Corporate Giving: Beyond the Balance Sheet
When running a business, it can be all too easy to strictly focus on the bottom line from a financial standpoint. But what about the bottom line from a humanity perspective? And what are the obligations, if any, for companies to contribute to the welfare of others, in ways that fall outside of our core business offerings?
Many would argue that the sole role of a company is to contribute to our economy by generating profits and providing gainful employment. While that is indeed the primary function, it may also be equally true that engaging in philanthropic activities that fall outside the day-to-day operations of your company may have a multiplicative effect on those efforts.
Additionally, to those that have been given much, much is expected in return. My view is that since companies have significant power and enjoy many of the benefits as individuals do in our society, they share in the same responsibility.
While I have no data as to the improved performance of a company that gives back, I do have an abundance of anecdotal evidence as well as a deeply held belief in this value - regardless of ROI.
Countless times, I’ve heard friends say that they receive more than they give when volunteering in a food pantry or working a community garden. A heightened sense of purpose and shared camaraderie often result. This is true from a corporate perspective as well. I don’t have to look far to see the cultural impact from my team when they serve together or give their talents to a worthy cause. There is nothing like gathering for pizza on our rooftop after getting our hands dirty from a day doing good work.
Conversations between small business owners as to navigating how, when and where to engage on a corporate level are far less frequent than conversations on cash flow and maximizing EBITDA. So, below are some thought-starters on how to get engaged.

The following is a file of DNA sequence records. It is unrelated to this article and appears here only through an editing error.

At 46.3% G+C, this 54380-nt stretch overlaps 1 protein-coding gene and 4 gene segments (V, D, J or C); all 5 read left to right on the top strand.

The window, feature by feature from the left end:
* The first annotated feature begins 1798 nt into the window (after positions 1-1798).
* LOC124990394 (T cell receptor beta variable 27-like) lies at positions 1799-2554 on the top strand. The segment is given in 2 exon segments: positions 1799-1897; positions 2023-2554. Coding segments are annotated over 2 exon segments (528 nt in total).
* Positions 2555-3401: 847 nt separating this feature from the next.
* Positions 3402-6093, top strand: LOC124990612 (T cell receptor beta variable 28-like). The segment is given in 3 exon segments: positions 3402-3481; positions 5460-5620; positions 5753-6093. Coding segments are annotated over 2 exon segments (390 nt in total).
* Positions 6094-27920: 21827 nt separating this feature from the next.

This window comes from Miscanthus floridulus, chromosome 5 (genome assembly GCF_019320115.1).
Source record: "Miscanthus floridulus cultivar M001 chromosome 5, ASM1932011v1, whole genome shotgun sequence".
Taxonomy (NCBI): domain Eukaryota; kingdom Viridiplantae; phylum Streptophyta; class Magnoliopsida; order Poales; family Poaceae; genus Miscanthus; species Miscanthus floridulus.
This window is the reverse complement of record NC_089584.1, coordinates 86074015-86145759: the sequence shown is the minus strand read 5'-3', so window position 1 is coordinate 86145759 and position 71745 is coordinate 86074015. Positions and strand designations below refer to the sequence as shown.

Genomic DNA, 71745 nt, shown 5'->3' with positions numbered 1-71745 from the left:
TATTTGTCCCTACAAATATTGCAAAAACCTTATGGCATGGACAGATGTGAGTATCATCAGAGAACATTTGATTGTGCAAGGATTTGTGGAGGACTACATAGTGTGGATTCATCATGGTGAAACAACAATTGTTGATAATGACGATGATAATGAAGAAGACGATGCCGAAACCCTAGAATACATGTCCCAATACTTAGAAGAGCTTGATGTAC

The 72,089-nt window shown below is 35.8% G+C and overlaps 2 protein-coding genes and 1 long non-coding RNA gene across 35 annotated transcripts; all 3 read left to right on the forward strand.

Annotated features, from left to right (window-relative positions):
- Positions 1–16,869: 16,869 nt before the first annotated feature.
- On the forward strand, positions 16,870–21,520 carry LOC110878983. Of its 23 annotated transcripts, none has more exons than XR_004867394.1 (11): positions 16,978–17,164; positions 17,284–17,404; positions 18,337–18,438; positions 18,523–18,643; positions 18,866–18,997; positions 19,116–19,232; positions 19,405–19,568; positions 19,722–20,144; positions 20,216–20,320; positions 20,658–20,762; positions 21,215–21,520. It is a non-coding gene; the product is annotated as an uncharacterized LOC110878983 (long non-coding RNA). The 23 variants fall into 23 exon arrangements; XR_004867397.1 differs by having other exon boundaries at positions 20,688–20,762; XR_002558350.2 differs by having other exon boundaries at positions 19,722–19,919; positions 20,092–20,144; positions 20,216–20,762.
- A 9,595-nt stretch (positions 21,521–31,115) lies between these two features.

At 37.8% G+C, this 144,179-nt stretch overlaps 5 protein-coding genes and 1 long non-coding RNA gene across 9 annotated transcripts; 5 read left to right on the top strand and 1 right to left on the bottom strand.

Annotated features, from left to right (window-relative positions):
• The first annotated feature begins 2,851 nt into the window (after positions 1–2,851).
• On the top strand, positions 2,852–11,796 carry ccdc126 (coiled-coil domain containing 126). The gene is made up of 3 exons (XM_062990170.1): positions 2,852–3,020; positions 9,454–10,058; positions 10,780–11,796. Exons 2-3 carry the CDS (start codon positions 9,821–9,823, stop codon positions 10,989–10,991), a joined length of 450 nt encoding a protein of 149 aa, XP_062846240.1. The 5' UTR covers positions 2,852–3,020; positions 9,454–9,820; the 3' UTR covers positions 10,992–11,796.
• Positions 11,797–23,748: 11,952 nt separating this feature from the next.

First, find something you believe in.
As a company, does it align to your corporate values and/or connect to your specialization in the marketplace? If you focus on healthcare perhaps you give to those that are uninsured. At S/M, since our agency focuses on home improvement, we support causes that help people who are unhoused.
If possible, take this one step further and integrate your philanthropic passions into your company positioning. At S/M we’ve recently updated our company mission to that end. We’ve committed to focus on home improvement brands that are sustainable in their manufacturing practices. Climate change is the hardest on the poor, so any work we can do to promote brands that lead in this space will lessen the impact of environmental changes brought about through bringing those goods to market.
Secondly, find an organization that needs the unique talents you have to offer.
Not-for-profits often don’t have the budgets that are required to execute their vision. However, your ability to give of time and talent can lift their efforts exponentially. A store designer creating a floorplan for a food pantry can help their operations run more smoothly and serve a greater number of clients.
Thirdly, make it easier for people to serve.
Tangible ways may include creating a committee focused on philanthropy; ours is called “How We Give.” This committee can help determine which partners you give to financially, and plan outings for group service.
Additionally, in support of individual efforts, consider offering service days for your staff that don’t count against their PTO.
Like most companies, we are reluctant to be loud and proud of the efforts we put forth. Personally, I appreciate the humility that accompanies a servant's heart. However, I’d encourage everyone to be more vocal about either their work in this space or desire to do so. Prioritizing and normalizing philanthropy for companies is an admirable goal – one which will hopefully make us a stronger community and make a dent in all that we’d like to see changed in our world.